Maybe there’s a, you know, a coming of age sort of thing that we’re being put through. That’s about, it’s complicated ambiguity. There are no easy answers. Maybe it’s not, we’re not gonna all jump to sort of, you know, uncle Bernie, you know, like moral like prophetic morality, which of course I love, but, but it’s just this capacity to tolerate ambiguity, which is almost like what?

The ethos of what could possibly go right is, is like I’m asking people like you and my other guests, like just what you look like 10 inches into the future. You know, we’re not asking for something big, just like, you know?

Douglas Rushkoff: Right. And this is about 10 inches, right? Yeah.

Vicki Robin: It’s like, what do you see? I think that that, that’s probably what has been driving me , that’s been driving me. And this thing is like, can we get some help from people who are willing to tolerate ambiguity?

Douglas Rushkoff: Right. You know, I think the way we’ll do that, and I, this is the meme I was thinking of playing with is trying to convey the idea that life itself requires ambiguity, that that’s what animates life itself, and that without ambiguity you die, that there’s nothing you regret.

Then you know, once there’s not an ounce of ambiguity left, you are a machine, a robot, or a machine, or essentially dead, right? That, that’s the pharaoh. You know what God said about Pharaoh when he was trying to make Pharaoh strong enough to not back down, even after all the plagues, he said, I’m gonna harden Pharaoh’s heart.

And there’s a lot of, you know, biblical debate or, or scholarly on what that actually means. And to me, what it meant is that your cruelty eventually hardens your heart to the point that you don’t have free will anymore. You don’t, you’re dead. That Phaorah became a robot. He became essentially like an AI, you know, because he’s just automatically enslaving others.

And I think that’s what happens when I look at the, you know, the Sam Bankman-Frieds or the Elon Musks and however whimsical they seem to be. They’re no longer engaged with the ambiguity of existence. That’s why there’s like people who can engage with the ambiguity of existence are in that in-between weird place.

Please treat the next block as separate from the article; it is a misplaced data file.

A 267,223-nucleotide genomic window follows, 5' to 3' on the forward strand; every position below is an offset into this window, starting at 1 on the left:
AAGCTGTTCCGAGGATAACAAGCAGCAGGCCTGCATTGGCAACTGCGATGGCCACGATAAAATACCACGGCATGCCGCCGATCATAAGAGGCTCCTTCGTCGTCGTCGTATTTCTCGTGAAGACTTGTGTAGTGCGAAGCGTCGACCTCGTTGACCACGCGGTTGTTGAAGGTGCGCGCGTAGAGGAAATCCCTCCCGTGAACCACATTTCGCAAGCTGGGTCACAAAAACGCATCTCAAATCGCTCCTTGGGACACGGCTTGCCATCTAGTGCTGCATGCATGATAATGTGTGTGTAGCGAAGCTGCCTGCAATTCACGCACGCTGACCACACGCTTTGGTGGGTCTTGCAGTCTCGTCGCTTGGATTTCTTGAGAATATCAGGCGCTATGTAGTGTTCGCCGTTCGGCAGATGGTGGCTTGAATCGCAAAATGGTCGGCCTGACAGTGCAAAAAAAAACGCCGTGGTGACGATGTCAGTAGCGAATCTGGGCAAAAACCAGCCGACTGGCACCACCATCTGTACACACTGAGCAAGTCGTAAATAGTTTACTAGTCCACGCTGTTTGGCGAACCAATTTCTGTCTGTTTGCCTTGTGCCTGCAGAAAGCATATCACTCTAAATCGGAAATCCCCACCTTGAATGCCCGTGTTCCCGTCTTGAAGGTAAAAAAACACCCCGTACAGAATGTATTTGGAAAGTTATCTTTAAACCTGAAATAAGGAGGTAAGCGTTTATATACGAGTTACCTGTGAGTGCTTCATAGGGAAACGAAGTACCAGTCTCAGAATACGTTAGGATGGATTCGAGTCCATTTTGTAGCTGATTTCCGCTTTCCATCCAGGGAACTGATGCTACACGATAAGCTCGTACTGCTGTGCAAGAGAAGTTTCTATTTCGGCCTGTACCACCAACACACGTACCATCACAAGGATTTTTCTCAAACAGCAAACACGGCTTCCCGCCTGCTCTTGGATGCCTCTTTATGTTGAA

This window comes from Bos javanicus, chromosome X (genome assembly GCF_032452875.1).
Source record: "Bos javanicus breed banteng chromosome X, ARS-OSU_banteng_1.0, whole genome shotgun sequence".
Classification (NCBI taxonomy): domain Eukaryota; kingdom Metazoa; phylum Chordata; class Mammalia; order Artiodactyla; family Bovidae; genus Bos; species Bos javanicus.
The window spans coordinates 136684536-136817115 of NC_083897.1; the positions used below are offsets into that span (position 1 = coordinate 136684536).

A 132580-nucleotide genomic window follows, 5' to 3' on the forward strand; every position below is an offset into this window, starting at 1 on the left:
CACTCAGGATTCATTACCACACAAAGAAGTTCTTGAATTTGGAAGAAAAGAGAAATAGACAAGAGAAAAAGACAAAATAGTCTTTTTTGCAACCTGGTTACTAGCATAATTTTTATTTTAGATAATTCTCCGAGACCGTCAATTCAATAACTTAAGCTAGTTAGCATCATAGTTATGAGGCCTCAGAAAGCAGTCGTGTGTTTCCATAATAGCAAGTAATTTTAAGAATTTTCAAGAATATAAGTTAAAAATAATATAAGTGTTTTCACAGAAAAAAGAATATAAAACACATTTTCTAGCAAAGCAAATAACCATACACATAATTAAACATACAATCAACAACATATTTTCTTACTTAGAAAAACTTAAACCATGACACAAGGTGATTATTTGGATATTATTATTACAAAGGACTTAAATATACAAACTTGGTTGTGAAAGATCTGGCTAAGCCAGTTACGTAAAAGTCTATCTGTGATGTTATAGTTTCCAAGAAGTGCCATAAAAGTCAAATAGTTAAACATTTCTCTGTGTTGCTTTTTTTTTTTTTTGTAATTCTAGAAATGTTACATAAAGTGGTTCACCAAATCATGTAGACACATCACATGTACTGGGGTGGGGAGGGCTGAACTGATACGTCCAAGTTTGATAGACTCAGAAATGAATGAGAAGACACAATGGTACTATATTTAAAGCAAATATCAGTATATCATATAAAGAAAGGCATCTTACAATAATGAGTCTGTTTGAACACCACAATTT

People who can’t what you see is them flip back and forth like, you know, yes, no, yes, no, yes, no. And that’s when you’re watching, and that’s the beauty of what, of watching Musk meltdown in real time is him going zero to one, zero to one, zero to one, zero to one.

Vicki Robin: It’s like, Mr, would you please fix my glitch? Or like the Tin Woodsman, you know, I just need a heart. Because everything’s getting like rusted in position, you know?

Douglas Rushkoff: Right. Which way do I go? Which way do I go? Which way do I go? It’s like, just, you know, it’s like my friends who were tweeting, you know, last night, cuz they were all scandalized about the, you know uh, Elon Musk leaking to uh you know, Glenn Greenwald or Matt Taibbi or whoever it was uh, about, you know, the DNC telling Twitter to not to publish stories about Hunter’s laptop like this is, what did you think?

What did you think? Of course, of course, people in power can call publications and make requests that you or I can’t. Right. When, when, when when, when there’s YouTube videos of entirely uh of books of mine, right? YouTube videos of the copywritten material of mine and I can write to them till the cows come home and can’t get a response yet. on my Team Human do a four second drum beat from Ringo Star, which was referenced by someone on the show saying, oh, remember that moment when Ringo Star did this drumbeat? I put on a four second needle drop and I get, you know, all the alerts right away from YouTube. Duh. I mean, what did you think is going on?